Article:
I did everything I had read about to get my book onto an agent’s desk. I started with queries. I queried specific agents and editors I’d targeted based on their publishing history. I’d spend hours researching, trying to find the perfect fit between my book and an agent. Finally I’d submit my query and each time the response I’d get back is “We’re sorry. We are not accepting new authors at this time.” That’s a Catch-22, isn’t it?
Then I starting going to conferences where I could pitch the book. I had five to ten minutes to state the basic plot outline to an agent who would later admit on a panel that she’d never found a book worth publishing at a conference. That doesn’t inspire confidence. Eventually I attended a few conferences where the agent would actually read ten to twenty pages of my book ahead of time, before speaking to me. Each time the feedback I’d get was, “You’re an excellent writer, but the beginning didn’t grab me.” I rewrote the beginning, but my novel doesn’t feature calamity, action, or trauma. It’s a story about people and emotion.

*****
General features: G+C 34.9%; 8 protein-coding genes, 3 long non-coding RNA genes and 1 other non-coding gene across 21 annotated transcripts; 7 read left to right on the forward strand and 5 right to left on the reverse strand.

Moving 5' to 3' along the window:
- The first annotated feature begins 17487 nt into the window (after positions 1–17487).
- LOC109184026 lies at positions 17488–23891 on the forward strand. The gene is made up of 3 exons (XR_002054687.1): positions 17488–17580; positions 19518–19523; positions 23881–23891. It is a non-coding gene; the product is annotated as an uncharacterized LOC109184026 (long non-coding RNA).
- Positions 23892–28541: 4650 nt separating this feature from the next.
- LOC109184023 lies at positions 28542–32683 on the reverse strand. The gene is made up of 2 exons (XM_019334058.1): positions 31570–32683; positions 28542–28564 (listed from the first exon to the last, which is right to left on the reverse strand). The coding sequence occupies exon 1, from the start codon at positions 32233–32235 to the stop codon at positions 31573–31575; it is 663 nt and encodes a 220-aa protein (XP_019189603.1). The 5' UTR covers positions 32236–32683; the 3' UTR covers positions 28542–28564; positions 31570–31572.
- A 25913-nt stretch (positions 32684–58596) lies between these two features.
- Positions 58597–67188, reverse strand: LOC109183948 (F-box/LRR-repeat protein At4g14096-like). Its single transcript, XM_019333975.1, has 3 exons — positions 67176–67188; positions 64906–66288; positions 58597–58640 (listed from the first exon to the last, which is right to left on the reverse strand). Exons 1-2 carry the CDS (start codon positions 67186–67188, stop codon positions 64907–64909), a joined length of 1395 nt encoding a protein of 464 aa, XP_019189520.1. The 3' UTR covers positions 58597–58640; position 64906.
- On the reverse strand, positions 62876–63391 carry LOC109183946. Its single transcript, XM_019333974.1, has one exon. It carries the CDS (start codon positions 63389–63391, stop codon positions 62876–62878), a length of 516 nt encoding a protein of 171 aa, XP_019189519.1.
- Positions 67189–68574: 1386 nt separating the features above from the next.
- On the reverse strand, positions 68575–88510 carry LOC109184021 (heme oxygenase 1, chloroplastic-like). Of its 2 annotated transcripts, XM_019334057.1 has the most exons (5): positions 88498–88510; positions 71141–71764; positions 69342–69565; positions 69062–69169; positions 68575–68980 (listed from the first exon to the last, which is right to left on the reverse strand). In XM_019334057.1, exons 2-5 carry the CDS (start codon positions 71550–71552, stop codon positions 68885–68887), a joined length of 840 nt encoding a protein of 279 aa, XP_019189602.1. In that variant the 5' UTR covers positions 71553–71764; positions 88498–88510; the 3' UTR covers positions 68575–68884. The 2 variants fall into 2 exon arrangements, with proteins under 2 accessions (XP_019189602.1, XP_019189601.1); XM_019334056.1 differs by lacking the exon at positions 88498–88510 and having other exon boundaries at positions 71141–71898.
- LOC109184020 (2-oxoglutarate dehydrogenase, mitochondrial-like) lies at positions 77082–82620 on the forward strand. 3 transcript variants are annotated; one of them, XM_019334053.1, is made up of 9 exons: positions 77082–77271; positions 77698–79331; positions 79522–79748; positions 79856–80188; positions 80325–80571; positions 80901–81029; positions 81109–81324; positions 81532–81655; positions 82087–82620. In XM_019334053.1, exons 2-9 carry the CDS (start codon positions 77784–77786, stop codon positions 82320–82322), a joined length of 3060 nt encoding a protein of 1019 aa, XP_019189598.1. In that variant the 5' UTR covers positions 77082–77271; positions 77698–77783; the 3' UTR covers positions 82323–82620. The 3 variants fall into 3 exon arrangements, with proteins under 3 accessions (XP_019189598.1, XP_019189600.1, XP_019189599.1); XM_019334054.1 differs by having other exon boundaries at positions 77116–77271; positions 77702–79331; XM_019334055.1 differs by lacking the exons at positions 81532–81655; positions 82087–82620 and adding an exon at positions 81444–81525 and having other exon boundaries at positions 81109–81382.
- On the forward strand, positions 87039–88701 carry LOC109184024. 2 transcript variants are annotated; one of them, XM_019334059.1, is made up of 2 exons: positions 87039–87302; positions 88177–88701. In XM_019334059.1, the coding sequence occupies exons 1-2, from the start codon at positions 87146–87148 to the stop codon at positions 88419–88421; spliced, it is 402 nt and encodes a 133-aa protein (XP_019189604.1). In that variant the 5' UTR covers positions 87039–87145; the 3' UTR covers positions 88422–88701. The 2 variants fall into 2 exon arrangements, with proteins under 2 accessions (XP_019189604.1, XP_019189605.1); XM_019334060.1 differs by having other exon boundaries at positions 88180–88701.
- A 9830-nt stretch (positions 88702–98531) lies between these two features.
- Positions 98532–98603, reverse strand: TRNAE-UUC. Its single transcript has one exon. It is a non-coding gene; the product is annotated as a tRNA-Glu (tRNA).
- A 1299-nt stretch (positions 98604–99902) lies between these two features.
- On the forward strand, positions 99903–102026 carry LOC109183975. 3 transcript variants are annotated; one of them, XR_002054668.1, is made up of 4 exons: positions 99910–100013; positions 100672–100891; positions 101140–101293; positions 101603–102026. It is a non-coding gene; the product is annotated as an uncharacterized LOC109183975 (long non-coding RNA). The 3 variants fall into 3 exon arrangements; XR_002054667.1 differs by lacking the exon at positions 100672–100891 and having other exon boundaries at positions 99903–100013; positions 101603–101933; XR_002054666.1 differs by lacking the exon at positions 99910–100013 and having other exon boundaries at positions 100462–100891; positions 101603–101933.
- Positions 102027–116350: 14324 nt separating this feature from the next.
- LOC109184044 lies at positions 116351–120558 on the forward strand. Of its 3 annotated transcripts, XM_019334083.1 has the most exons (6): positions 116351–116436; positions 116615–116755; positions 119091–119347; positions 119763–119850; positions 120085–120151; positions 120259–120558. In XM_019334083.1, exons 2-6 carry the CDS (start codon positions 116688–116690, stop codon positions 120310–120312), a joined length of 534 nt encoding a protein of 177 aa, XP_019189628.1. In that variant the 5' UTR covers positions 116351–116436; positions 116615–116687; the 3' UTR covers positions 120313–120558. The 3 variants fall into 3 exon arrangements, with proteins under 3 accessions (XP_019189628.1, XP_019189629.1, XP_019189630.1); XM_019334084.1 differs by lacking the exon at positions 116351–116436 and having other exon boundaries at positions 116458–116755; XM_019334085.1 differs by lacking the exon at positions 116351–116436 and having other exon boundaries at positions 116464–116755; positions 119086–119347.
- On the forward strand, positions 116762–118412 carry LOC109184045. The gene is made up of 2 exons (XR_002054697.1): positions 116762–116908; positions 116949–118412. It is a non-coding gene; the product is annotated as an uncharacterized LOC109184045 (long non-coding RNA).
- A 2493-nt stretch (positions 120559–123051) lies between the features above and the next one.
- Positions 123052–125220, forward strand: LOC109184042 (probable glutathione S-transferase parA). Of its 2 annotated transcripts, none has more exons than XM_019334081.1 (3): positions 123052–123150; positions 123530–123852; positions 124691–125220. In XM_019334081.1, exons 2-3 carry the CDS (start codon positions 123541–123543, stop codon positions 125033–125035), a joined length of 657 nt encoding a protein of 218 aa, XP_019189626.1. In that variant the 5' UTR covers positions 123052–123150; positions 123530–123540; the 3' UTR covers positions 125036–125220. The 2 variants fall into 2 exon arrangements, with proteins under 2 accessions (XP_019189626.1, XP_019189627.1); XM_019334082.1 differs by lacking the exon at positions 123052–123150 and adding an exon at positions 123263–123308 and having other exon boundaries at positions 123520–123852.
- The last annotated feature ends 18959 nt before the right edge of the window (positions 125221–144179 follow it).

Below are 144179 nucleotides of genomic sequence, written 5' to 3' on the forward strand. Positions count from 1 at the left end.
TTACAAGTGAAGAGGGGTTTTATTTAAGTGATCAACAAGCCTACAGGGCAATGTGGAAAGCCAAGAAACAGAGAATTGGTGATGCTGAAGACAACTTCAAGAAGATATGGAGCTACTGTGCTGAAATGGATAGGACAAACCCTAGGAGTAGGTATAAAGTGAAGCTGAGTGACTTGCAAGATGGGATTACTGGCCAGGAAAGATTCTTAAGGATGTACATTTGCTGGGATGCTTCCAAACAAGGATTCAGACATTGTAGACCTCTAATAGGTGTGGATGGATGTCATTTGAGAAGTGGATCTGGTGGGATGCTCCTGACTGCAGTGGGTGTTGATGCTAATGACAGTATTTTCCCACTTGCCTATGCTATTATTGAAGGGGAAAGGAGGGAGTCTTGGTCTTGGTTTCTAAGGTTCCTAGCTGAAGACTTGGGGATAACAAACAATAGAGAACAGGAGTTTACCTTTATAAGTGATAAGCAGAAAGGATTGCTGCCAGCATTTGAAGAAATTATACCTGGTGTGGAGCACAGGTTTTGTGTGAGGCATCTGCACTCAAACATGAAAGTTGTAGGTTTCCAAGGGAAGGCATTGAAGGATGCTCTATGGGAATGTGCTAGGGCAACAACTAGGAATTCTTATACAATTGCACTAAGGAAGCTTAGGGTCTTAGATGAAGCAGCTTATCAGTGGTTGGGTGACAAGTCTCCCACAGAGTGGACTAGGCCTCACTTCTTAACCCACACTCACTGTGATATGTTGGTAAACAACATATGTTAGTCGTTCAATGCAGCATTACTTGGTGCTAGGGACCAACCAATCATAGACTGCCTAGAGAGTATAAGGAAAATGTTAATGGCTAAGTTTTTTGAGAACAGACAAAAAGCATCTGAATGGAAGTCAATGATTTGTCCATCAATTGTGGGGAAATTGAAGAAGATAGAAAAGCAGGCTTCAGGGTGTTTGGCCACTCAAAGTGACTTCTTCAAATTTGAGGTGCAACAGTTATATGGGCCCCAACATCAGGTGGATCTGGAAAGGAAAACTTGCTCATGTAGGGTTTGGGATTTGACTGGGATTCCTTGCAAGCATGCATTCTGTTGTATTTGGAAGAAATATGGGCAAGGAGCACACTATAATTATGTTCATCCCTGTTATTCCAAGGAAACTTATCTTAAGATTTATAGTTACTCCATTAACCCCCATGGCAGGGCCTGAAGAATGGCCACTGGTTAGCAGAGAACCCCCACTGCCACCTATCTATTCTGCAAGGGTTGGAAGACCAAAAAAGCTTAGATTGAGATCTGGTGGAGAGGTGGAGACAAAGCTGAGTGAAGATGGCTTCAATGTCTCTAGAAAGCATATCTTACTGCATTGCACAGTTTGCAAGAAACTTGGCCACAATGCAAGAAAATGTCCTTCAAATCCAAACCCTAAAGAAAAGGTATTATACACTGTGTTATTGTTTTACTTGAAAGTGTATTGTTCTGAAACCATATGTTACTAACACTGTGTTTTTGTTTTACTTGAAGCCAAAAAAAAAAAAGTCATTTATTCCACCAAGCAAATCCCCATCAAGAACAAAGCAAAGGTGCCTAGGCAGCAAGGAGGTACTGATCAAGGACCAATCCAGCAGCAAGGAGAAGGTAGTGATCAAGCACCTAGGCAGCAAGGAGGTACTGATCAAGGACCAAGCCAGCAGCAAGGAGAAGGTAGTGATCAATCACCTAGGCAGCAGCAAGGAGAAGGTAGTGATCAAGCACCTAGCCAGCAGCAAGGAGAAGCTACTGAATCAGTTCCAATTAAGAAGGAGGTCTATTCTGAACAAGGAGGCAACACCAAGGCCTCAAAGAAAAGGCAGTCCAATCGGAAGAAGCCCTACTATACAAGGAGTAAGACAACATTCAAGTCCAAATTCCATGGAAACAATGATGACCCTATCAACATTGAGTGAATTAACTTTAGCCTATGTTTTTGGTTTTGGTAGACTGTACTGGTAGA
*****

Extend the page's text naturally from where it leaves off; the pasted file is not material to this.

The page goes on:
The last time I pitched to an agent, she had read thirty pages of my novel before seeing me, a relatively generous amount of time and effort. She was a very nice young woman, probably in her mid-twenties, dressed completely in black, and drinking what was probably not her first cup of coffee. She’d come north from Manhattan to find a novel worth publishing. “Your writing is excellent,” she said. “But people want to read about vampires.” Now, I’m not disagreeing. I know a lot of people like to read about vampires. Some don’t. And even the ones that do, might not mind taking a break in between vampire books to read something else. But it occurred to me at that moment that agents, editors and publishers only want the next big book. That doesn’t mean no one wants to read my novel, it just means that my market isn’t blockbuster big. But I don’t only read blockbusters, so there is a market out there for me. How do I find it? Obviously not through traditional publishing. Thus began my adventure into self-publishing.